Know all about Deferred Tax Asset and Deferred Tax Liability
Company computes its book profits from the financial statements prepared in accordance with the provisions of the Companies Act and calculates its taxable profit based on provision of the Income Tax Act. Due to applicability of 2 distinct Acts, there may arise a difference between the profits or losses computed as per the Income Tax Law and profits or losses computed according the Company Law. A deferred tax liability or asset is created when there are temporary differences between book tax and actual income tax. Let us learn the taxability of a deferred tax liability and a deferred tax asset in this article.
What do you mean by temporary differences?
Differences between book income and tax income which are capable of being reversed in subsequent period are known as temporary differences. While, differences between book income and tax income which are not capable of being reversed in subsequent period are known as permanent differences. Temporary differences give rise to deferred tax liabilities and a deferred tax asset.
Some examples of temporary differences are:
- Interest revenue received in arrears, included in the accounting profit on a time apportionment basis but taxable on a cash basis.
- Development costs have been capitalized and will be amortised to the income statement but were deducted for tax purposes as incurred
- Prepaid expenses have already been deducted on a cash basis for tax purposes but are to be charged in the income statement in a later period
- Current investments are carried at fair value which exceeds cost but remain at cost for tax purposes.
- Non-current assets are revalued upwards for accounting purposes with no adjustment for tax purposes
- Accumulated depreciation of an asset in the financial statements is greater than the cumulative depreciation allowed up to the balance sheet date for tax purposes
- The net realizable value of an item of inventory, or the recoverable amount of an item of property, plant or equipment, is less than the previous carrying amount and an enterprise therefore reduces the carrying amount of the asset, but that reduction is ignored for tax purposes until the asset is sold
- Research costs are recognised as an expense in determining accounting profit but are not permitted as a deduction in determining taxable profit until a later period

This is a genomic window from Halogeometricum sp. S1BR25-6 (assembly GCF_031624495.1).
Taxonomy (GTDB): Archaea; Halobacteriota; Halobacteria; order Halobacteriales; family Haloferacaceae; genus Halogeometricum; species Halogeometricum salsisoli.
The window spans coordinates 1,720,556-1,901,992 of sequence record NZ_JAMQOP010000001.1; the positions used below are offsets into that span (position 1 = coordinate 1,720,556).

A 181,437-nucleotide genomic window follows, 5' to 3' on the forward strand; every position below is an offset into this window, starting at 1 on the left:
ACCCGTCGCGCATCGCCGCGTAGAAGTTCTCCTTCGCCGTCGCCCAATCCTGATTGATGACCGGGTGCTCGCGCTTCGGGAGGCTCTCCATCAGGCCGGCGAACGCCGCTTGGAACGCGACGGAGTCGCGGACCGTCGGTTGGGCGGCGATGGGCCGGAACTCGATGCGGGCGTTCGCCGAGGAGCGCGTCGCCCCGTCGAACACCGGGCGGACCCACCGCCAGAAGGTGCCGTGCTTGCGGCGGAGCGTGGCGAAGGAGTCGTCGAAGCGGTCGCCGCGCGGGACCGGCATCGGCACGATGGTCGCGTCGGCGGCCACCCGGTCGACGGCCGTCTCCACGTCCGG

Permanent differences in accounting arise when the rules for financial accounting permit a transaction not allowed in tax accounting or vice versa. Some examples of permanent difference are:
- Interest income received on tax-exempt securities, life insurance premiums paid for key officers or employees, fines and expenses for violating the law, and book depreciation in excess of the amount allowed by tax law. These items are recorded in a business’s books but never on a tax return.
- Dividends-received deduction and the deduction for percentage depletion of natural resources in excess of their cost are part of a tax return but never recorded in a business’s books.
What do you mean by a deferred tax asset (DTA)?
Deferred tax asset (DTA) refers to the asset that arises when profit as per books of account is less than taxable profit due to temporary differences. Creation of deferred tax asset is subject to the principles of prudence.
DTA = Tax on Taxable Profit – Tax on Accounting Profit
When the books of accounts reflect loss for the period under consideration but there is profit as per the provisions of tax laws due to temporary differences, then, in that case also, the deferred tax asset is required to be recognized and carried forward to subsequent years.
For instance, as per the Income-tax Act, 1961 provision for bonus is allowed in the year in which it is paid. On the other hand, in the accounting books it is recorded as an expenditure in the year in which it is created. Accordingly, deferred tax asset is created on provision for bonus.
How is a Deferred tax asset (DTA) accounted?
DTA is shown under the head of Non- Current Assets in the balance sheet. Entry for DTA is:
Deferred Tax Asset A/C Dr To Profit & Loss A/C
For instance, book profit of an entity before taxes is Rs 1,000 and this includes provision for bad debts of Rs.200. For the purpose of tax profit, bad debts will be allowed in future when it is actually written off. Hence taxable income after this disallowance will be Rs 1200. Assuming income tax rate is 30% then the entity will pay taxes on Rs. 1200 i.e (1200*30%) Rs. 360.